Ron Paul will live to fight another day.
The fiery Republican with a libertarian bent survived a strong challenge to his day job in Congress on Tuesday, besting a well-funded challenger.
Paul, the Texas congressman who distinguished himself as the only Republican presidential candidate opposing the Iraq war, gained a devoted following, harnessing the power of the Internet to raise more cash than more mainstream rivals.
But that same anti-war, libertarian bent that gave Paul national recognition nearly came back to bite him at home.
Paul, who ran for the White House as a libertarian in 1988 but gained more of a following this year as a Republican, did not suspend his presidential campaign, but was forced to scale back his national operation to focus on the race for his Congressional seat in Texas.
"I do think the presidential race has exposed some of his values and principles that are not in line with his district, and that exposure has done him harm at home," Republican primary challenger Chris Peden said of Paul.
But in the end, Peden fell short, allowing Paul to resume his presidential campaign, although Senator John McCain, R-Ariz., wrapped up the nomination with a sweep of wins in Ohio, Rhode Island, Vermont, and Paul's native Texas.
Peden, Paul's challenger and a CPA and city councilman in Friendswood, Texas, said Paul's national campaign awakened voters in the 14th District to exactly how much of a firebrand Paul is.
"He's a lifelong libertarian," Peden said in a telephone interview prior to Tuesday's vote. "He is only a Republican of convenience, not a Republican of conviction. He's a libertarian who runs as a Republican because a libertarian can't get elected in this district."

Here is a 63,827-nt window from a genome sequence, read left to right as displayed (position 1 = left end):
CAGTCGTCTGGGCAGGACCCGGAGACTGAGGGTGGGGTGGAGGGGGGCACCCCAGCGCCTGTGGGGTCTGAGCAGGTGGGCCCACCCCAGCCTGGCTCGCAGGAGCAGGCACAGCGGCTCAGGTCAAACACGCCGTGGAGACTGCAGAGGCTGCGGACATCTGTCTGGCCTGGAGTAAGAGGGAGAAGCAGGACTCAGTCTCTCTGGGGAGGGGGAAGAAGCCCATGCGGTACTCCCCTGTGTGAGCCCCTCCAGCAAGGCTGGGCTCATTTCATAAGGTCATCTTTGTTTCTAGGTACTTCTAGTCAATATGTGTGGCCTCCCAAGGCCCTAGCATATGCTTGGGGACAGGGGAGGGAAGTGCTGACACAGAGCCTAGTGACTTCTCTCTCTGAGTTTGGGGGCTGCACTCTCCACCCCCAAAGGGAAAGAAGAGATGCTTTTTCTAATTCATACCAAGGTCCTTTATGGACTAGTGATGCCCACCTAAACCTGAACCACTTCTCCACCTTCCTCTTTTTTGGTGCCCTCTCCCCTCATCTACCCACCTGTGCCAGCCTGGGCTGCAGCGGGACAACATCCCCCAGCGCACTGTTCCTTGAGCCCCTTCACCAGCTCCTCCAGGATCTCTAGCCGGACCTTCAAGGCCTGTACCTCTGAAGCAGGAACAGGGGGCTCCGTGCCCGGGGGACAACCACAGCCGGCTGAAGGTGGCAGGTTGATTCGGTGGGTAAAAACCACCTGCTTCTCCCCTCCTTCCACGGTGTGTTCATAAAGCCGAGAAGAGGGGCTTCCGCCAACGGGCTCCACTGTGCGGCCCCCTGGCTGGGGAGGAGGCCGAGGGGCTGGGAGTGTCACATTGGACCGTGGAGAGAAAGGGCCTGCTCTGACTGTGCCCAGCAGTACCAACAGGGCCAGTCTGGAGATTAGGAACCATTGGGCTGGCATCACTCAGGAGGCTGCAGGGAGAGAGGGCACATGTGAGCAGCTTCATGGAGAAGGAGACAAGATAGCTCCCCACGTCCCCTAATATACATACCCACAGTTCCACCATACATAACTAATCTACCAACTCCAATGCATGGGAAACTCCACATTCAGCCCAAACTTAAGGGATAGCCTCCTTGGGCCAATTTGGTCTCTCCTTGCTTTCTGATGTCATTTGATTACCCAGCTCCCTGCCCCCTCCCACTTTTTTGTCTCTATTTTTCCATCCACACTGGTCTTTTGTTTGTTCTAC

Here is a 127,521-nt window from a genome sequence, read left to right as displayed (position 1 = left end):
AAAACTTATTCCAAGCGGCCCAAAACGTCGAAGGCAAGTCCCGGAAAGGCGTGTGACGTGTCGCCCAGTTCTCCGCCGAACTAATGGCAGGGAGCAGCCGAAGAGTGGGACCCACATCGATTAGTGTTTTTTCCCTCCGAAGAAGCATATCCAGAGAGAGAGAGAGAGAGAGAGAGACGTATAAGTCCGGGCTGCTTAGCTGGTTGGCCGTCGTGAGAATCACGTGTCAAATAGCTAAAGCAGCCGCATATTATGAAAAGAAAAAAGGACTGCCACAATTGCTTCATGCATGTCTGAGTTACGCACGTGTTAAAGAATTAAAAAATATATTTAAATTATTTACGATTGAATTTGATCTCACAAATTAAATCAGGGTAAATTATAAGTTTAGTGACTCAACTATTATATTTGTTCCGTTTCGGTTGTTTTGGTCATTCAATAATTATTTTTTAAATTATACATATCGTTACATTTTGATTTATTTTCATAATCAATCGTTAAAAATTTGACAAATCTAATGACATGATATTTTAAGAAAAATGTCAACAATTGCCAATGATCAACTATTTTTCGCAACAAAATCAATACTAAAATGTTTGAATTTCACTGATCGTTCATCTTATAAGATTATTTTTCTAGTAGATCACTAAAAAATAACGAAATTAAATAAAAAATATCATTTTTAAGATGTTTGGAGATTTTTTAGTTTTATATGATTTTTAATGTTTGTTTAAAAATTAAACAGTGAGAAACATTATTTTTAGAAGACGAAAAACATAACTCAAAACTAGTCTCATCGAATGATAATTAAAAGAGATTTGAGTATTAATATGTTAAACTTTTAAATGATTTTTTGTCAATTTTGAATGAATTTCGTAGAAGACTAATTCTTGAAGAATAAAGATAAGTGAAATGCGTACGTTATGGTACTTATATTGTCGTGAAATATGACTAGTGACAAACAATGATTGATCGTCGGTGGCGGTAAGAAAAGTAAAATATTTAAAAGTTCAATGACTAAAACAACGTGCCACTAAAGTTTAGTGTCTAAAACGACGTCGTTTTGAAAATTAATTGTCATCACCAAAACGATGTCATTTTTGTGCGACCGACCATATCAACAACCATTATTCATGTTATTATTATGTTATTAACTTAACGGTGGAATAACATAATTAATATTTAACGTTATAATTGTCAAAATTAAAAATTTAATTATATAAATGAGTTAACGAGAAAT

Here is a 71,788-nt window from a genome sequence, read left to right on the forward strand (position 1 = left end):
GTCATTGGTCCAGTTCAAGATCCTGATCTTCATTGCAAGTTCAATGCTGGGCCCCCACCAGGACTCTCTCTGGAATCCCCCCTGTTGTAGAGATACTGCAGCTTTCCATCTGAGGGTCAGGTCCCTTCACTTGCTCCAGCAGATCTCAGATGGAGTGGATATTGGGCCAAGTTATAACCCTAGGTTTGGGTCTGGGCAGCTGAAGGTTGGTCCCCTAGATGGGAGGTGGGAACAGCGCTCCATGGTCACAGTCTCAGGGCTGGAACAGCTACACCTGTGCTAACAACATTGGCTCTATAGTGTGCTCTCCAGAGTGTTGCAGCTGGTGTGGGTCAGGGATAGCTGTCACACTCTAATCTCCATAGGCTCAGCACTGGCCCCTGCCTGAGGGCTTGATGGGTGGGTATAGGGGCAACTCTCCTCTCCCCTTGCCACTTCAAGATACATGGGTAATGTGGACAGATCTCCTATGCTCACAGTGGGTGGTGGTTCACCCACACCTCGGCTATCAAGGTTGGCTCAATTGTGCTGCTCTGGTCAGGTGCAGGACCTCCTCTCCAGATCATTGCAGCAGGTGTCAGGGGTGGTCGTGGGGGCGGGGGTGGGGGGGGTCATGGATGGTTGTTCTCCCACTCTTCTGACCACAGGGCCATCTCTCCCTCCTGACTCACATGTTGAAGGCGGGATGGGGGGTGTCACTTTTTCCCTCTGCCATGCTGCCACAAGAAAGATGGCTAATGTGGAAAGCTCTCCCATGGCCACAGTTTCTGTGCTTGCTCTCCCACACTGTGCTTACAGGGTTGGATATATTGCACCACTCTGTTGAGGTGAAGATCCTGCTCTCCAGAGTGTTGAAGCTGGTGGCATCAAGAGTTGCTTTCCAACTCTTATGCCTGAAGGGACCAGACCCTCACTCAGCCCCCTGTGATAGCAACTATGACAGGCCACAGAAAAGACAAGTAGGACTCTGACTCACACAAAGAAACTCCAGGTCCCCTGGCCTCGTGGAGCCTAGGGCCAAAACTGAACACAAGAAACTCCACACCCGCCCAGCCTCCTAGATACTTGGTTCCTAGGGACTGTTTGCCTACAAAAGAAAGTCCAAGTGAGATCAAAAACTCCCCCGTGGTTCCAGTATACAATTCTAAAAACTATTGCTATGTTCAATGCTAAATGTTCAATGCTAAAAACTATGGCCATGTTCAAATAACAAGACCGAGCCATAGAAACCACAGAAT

Despite calls from his supporters, Paul insists he will not run for president as an independent. But he has pledged to continue his Republican presidential bid, knowing full well that the odds — and delegate math — are now firmly against him.
Peden attacked Paul for missing votes in the House while he campaigned for president, not spending enough time in the 14th District and most important, for choosing ideological high ground over doing the job of a congressman, which is enacting legislation.
But even his opponent — and, apparently, his constituents — still respect the job Paul is doing in Congress.
A year ago, Peden wrote a laudatory letter about Paul and his decision to run for president — a letter Paul read aloud at campaign events.
In a fundraising letter to supporters when he shifted gears from his presidential to Congressional race, Paul feared voters may reject his bid for reelection in favor of a more traditional conservative.
"The D.C. neocons think their old dream is about to come true," he wrote. "They think they can defeat me in the Republican congressional primary in Texas, March 4. And you know what? They may be right."
Fortunately for Paul — and his band of revolutionaries — they were not.